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  • Staying in the Game:A Memoir, chapter 1.
  • Michael Steinberg (bio)

Saturday, September 3, 1985

Three A.M. Saturday morning, Labor Day weekend. I'm behind the wheel of my beat-up Chevy Blazer, wearing a red-and-gray striped softball jersey, with "Holden Electric" scripted in crimson across the chest. In the passenger's seat, my wife Carole, a white cotton ball stuffed in each ear, is dozing off. The tape deck blares out a medley of Beach Boys songs from the Endless Summer album, my favorite road-trip music. Still five hours left to go on this crazy, impulsive excursion.

We left Sutton's Bay, a chichi Lake Michigan resort town at 10 P.M. last night, en route to Houghton, an old northern mining town located on the western tip of Michigan's fabled Upper Peninsula. It's an eight-hour drive. And we're out here halfway between whistle stops like Manistique and Munising because my former softball mates—a fast-pitch team I'd played on and managed for 15 years—is competing in the state finals for the first time. Their game starts at 9 A.M. And as much as I hate to own up to it, I desperately want to make it there on time. My dilemma, for which I take all the blame, is that Carole and I are booked on a transatlantic flight from Detroit to Paris, and the plane leaves on Monday afternoon at 4 P.M. That's less than three days from now. What the hell was I thinking when I made this knuckleheaded decision?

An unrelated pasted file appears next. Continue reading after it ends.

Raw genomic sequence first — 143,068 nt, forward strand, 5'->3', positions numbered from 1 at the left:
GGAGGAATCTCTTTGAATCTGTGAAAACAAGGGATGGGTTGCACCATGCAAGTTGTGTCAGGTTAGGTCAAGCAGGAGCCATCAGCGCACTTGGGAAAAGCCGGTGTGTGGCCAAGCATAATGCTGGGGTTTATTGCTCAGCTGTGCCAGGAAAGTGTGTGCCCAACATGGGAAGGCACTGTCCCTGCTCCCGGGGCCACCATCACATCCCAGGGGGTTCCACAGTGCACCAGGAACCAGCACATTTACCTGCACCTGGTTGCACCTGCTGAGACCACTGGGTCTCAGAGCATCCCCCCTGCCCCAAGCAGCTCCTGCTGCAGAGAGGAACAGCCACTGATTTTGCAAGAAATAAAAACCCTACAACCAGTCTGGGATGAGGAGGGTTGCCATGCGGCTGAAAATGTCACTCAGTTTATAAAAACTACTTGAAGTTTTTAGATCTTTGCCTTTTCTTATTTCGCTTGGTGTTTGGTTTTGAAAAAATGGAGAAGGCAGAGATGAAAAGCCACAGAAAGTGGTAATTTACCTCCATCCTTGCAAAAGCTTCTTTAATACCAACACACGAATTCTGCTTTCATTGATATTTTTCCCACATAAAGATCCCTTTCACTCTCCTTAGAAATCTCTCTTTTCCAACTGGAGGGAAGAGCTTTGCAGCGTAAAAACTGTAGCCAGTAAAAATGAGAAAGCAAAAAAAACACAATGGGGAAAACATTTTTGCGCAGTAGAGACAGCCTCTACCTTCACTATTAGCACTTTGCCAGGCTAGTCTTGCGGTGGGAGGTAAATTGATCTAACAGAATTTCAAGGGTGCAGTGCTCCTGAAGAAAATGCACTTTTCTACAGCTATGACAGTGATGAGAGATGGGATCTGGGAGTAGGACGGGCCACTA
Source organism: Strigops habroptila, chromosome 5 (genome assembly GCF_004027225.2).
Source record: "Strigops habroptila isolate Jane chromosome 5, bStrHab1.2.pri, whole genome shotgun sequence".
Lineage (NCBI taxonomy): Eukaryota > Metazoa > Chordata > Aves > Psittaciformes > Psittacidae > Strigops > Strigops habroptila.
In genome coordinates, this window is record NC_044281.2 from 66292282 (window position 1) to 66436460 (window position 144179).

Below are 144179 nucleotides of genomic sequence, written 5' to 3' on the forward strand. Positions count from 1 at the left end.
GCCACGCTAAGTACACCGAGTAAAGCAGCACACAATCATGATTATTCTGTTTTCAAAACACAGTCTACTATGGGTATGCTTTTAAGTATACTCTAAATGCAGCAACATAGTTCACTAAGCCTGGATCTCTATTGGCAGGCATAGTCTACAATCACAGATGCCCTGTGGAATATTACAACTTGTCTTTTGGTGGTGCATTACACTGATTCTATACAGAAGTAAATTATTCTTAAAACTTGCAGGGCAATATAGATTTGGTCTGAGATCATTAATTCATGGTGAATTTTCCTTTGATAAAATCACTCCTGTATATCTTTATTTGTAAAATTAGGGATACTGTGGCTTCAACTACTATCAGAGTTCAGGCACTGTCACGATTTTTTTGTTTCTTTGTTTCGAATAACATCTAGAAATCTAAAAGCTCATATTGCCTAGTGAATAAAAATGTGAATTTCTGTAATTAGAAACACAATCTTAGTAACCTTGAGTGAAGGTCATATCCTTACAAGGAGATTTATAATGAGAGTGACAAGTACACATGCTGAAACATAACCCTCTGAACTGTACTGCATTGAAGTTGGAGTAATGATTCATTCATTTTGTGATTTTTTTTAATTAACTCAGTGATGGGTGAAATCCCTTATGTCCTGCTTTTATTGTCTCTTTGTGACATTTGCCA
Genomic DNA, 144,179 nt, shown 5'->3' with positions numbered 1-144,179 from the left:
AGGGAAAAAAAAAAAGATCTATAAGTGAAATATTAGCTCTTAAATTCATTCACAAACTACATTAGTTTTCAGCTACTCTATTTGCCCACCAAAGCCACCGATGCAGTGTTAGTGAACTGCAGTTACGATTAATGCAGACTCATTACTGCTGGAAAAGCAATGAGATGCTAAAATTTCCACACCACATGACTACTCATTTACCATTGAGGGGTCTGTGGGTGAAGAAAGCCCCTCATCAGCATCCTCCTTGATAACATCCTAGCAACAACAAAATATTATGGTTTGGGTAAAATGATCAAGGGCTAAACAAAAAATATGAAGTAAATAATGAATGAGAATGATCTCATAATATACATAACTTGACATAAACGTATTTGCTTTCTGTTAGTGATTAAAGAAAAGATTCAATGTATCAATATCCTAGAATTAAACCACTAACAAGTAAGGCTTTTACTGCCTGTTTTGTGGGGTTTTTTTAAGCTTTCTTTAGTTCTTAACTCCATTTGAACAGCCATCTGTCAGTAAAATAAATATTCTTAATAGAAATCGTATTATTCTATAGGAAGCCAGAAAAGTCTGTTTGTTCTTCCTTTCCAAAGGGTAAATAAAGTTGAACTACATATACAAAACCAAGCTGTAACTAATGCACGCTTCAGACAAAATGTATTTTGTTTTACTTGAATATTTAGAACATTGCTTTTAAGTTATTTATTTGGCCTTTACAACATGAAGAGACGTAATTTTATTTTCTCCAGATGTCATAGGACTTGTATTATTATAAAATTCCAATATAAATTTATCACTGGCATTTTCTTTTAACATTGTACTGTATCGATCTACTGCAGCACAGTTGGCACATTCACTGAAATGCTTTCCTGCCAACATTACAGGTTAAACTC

With Carole, what you see is what you get. Her artless appearance matches her calm, unaffected demeanor. But I know I'm testing her composure. I may have already pushed her too far. Carole stirs. I turn the music down.

"Hey, I hear the Upper Peninsula is gorgeous at this time of year," I say. [End Page 161] She yawns and pauses for a long moment. "Is that why we're driving through it in the middle of the night?" she says, her lower lip curling into a tiny frown.

"We'll make it back for the flight, I promise."

My Adam's apple knots up before I can even get the words out. Carole rolls her eyes, turns her head toward the door, and sinks back into her pillow. She's been on to me for a long time. This dance, in fact, has become all too familiar to both of us. [End Page 162]

Michael Steinberg

Michael Steinberg, Founding Editor of Fourth Genre, is an award-winning personal essayist/memoirist. For more information, visit



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pp. 161-162
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